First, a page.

The Big Change in Andy Robertson’s Attacking Play This Season
Andrew Robertson #MyLeftBack pic.twitter.com/FABJXFANCP
— SH (@Sennesation) January 15, 2018
Andy Robertson – so good that even Manchester United managers can’t stop themselves from enthusing about him.
Here, we’ll compare his underlying numbers from last season and the present campaign, and we’ll see that while many of Robertson’s top-line stats have remained much the same, there’s one pivotal area of the Scotland captain’s game that’s changed this term.
Measures of excellence
Let’s start by underlining just how remarkable Robertson has been this season. He currently has the fourth-highest number of assists in the Premier League. To put that in context, over the past decade only one defender has ended a season among the EPL’s top-ten assist providers. That, alas, was Leighton Baines, who managed it on three occasions from 2009-15.
For many of us, though, La Liga represents the holy grail in terms of attacking full-backs. But even there, in the same time period Dani Alves only finished in the top ten three times, Marcelo twice and Jordi Alba just once. Over in the Bundesliga, the great Philipp Lahm managed it in only one season. So it’s very rare indeed for defenders to post numbers like Robertson’s this term.
Expected assists (xA) figures compare the scoring opportunities that a player creates to very similar previous chances, in order to gauge how likely it was that those opportunities would result in a goal. And while Robertson has been over-achieving a little by this metric, it’s still clear that in terms of chance creation he’s among the elite defenders in the major European leagues.
There are some important qualifiers to point out here as well that make Robertson’s output even more remarkable. Firstly, Joshua Kimmich has played five games in central midfield. Secondly, both Sead Kolasinac and Nico Schulz have spent most the season as wingbacks in a 3-5-2 or 3-4-3 formation.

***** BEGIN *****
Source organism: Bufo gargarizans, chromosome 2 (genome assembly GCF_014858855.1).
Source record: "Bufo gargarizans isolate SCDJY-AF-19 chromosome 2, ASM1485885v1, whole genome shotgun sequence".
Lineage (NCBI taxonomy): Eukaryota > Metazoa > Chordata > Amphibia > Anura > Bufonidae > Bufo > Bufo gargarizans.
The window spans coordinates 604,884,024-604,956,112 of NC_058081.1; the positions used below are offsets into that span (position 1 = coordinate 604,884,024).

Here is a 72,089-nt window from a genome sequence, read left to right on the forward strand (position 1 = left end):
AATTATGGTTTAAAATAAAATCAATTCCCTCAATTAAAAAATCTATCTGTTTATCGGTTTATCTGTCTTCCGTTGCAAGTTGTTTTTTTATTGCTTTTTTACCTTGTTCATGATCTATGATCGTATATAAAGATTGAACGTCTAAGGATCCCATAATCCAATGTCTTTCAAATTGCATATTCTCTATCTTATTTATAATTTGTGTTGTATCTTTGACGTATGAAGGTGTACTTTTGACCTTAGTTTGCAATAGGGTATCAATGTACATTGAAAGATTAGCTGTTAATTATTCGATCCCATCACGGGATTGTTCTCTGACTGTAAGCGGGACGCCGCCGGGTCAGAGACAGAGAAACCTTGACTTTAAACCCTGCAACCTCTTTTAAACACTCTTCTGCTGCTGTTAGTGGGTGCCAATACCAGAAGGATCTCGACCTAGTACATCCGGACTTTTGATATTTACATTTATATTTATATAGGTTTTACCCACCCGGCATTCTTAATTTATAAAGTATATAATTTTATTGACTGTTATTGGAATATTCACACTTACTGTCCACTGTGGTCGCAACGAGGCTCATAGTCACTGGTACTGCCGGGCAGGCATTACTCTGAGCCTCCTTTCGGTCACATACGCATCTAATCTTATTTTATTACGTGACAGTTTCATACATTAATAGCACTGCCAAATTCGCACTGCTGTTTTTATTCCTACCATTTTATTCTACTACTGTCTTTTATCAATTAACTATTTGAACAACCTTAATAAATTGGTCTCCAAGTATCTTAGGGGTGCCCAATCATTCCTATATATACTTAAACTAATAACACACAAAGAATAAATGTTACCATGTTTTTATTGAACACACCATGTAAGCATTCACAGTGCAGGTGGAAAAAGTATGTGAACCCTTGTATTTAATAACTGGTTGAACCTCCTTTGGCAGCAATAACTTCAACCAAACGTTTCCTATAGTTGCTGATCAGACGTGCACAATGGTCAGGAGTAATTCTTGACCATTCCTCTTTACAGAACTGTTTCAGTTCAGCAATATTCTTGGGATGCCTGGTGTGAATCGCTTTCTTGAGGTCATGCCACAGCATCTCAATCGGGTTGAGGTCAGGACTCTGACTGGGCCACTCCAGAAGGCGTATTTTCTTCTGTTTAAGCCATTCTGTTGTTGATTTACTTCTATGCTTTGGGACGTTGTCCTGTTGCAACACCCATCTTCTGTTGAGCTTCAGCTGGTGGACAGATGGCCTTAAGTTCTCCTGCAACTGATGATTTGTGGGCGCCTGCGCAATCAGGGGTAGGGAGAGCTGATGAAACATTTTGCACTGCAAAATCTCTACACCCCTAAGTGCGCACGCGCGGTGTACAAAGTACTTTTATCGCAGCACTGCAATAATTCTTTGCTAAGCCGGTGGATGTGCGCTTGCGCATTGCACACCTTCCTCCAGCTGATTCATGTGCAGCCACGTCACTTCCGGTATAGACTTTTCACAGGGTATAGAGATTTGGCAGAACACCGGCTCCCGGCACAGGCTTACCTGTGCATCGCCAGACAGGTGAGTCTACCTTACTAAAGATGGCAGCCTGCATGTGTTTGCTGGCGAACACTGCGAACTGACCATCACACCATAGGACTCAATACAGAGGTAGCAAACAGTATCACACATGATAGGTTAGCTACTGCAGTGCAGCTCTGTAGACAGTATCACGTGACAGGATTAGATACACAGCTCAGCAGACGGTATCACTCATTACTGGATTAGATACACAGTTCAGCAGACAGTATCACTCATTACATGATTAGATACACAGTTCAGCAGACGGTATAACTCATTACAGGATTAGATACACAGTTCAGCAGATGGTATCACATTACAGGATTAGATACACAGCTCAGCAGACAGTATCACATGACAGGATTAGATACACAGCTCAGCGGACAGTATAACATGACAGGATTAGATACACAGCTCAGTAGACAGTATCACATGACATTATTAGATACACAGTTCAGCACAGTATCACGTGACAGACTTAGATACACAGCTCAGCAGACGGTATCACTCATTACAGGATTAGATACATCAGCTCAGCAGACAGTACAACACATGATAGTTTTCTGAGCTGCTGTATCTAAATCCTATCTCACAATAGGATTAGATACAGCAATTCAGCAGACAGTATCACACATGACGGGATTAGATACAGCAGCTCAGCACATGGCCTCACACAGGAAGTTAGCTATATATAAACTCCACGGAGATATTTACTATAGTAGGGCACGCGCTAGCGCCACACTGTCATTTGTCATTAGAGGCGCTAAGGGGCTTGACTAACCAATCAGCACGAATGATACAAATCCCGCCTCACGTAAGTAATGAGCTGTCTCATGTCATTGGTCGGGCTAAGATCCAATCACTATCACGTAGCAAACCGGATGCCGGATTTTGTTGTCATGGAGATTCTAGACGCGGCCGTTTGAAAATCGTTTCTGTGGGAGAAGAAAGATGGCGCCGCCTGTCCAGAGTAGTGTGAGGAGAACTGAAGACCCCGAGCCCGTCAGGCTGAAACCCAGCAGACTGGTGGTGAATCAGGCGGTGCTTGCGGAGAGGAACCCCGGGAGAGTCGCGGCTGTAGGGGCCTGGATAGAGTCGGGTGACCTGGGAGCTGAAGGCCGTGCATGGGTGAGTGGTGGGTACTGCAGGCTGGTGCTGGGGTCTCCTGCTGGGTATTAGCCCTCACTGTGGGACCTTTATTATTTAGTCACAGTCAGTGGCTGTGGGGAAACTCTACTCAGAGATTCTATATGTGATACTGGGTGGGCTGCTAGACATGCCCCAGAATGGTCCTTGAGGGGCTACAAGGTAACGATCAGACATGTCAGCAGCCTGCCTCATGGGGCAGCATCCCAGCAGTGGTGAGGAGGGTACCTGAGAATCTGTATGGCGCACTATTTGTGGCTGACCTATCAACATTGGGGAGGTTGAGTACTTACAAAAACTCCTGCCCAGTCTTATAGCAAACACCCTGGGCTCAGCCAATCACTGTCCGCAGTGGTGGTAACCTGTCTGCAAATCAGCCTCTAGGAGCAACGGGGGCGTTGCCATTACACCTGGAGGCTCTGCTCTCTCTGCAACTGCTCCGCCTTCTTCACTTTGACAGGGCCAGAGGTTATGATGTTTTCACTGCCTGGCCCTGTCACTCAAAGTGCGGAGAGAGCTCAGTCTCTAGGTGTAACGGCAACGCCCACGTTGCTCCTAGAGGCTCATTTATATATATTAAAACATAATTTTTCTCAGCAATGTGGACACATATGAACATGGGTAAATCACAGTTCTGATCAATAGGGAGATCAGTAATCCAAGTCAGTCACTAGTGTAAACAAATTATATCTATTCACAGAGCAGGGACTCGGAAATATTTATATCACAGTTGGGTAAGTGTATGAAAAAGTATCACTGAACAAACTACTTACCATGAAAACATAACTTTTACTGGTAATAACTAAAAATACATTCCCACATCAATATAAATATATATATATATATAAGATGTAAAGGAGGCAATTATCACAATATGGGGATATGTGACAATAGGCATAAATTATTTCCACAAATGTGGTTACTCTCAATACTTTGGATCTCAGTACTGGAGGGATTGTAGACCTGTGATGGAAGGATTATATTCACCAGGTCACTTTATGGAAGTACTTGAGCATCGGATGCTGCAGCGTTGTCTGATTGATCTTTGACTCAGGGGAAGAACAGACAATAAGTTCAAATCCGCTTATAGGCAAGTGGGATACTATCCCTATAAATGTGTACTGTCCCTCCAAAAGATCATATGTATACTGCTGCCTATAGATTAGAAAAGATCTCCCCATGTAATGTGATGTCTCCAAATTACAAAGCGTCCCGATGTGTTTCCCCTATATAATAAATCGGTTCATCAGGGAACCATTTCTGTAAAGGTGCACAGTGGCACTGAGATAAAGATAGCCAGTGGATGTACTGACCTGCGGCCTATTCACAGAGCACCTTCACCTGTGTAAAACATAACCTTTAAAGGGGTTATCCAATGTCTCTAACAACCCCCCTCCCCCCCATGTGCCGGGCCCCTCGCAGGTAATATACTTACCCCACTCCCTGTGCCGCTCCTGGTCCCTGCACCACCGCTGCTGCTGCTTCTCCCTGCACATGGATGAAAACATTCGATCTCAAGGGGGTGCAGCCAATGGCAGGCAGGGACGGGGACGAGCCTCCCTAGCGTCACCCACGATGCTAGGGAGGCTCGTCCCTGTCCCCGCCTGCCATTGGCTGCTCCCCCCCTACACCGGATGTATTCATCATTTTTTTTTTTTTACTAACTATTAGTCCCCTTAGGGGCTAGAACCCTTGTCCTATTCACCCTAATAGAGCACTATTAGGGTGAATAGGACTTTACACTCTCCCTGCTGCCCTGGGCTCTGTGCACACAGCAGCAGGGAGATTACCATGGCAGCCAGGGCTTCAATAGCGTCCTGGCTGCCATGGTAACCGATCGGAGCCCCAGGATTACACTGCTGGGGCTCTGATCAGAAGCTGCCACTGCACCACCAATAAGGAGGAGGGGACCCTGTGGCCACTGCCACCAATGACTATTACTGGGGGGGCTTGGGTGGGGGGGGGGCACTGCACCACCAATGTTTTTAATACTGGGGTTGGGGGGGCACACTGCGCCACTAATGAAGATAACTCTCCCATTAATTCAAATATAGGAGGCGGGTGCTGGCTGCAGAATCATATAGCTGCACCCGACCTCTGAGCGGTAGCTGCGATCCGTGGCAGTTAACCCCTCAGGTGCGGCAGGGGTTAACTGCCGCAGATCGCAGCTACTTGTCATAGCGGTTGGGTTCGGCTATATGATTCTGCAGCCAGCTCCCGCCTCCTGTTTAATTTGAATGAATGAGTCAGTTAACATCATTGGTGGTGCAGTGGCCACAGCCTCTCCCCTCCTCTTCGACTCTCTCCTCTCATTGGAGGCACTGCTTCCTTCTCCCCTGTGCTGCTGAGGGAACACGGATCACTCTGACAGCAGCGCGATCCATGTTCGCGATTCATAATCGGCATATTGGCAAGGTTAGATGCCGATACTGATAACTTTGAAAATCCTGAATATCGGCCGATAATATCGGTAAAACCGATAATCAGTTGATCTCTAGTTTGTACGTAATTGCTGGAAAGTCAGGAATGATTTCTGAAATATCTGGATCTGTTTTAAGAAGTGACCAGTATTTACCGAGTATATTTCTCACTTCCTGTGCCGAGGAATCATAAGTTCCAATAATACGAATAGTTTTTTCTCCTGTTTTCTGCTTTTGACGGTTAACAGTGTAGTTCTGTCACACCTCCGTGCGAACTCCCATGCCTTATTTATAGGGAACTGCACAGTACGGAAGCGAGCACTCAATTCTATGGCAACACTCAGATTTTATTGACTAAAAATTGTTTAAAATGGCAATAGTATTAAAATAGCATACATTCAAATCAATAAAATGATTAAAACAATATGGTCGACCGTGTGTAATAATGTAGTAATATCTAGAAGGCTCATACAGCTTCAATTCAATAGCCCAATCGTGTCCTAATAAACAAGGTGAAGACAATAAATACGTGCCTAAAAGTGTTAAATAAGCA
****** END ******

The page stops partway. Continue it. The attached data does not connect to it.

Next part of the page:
So in terms of at least loosely comparing like with like, the only players who rival Robertson are Jordi Alba, Jordi Alba’s old back-up who now plays across Stanley Park, and RB Leipzig’s Marcel Halstenberg, who coincidentally was let go by Dortmund when Klopp was in charge there.
No defender in Serie A even comes close to Robertson this season, by the way. Sassuolo’s Pol Lirola has the highest total in the Italian top flight with 4.77 xA.
Spot the difference
While Robertson enjoyed an impressive first season at Liverpool – not many of our players have their names sung at Anfield within a few months of making their debut – it feels as if he’s reached another level this term. But what has really changed in terms of his play, if anything?
Well, if we look at the areas of the pitch in which he’s had the ball, not much.
The deeper shades of red indicate that Robertson has seen more of the ball this season, but we’d expect this given that he’s spent more time on the pitch.
Coming into Friday’s game, he’d played 2,685 minutes in the Premier League this term, compared to 1,943 during the whole of last season. That’s an increase of 38 per cent. And if we look at the numbers of touches in the various pitch zones, we can see that they’ve risen by broadly the same proportion.
Take the two zones in the top row immediately to the right of the halfway line, for instance. The season-on-season increases from 538 to 409 and 435 to 304 represent 32 per cent and 43 per cent respectively.
And if we look at some of Robertson’s top-line stats from the two league campaigns, we can also see that in many respects his game has broadly remained the same.
Aside from the aforementioned increase in playing time, the only conspicuous difference is in the number of chances that the left-back is creating per 90. But even then, the sum quality of those opportunities is almost identical – his xA per 90 numbers are down very slightly, in fact, from 0.22 in 2017-18 to 0.21 this season.
In terms of the way in which Robertson is generating those chances, however, there seems to have been a very important development.
Here’s his chance-creation map for the 2017-18 campaign. As you can see, all bar one of Robertson’s big-chance set-ups came from within 18 yards of the opponents’ goal-line.
But if we compare that to this season’s map, then two things are immediately apparent.
Most obviously, as touched upon earlier Robertson is creating a much greater number of chances. Perhaps more important, though, are the areas of the pitch from which he’s setting up those scoring opportunities.
Although this may seem counter-intuitive for a player whose assist numbers have soared, it’s clear that Robertson has been creating dangerous chances from much deeper positions this season than last, while nonetheless retaining a threat in the final sixth of the pitch.
Going back to the earlier point about Robertson’s top-line numbers having remained largely consistent, it should probably be cause for optimism rather than disappointment. Because aside from the fact that he’s been over-performing in terms of xA, it strongly suggests that this is his natural level.
And as we’ve seen above, that level is almost unrivalled in Europe’s elite leagues.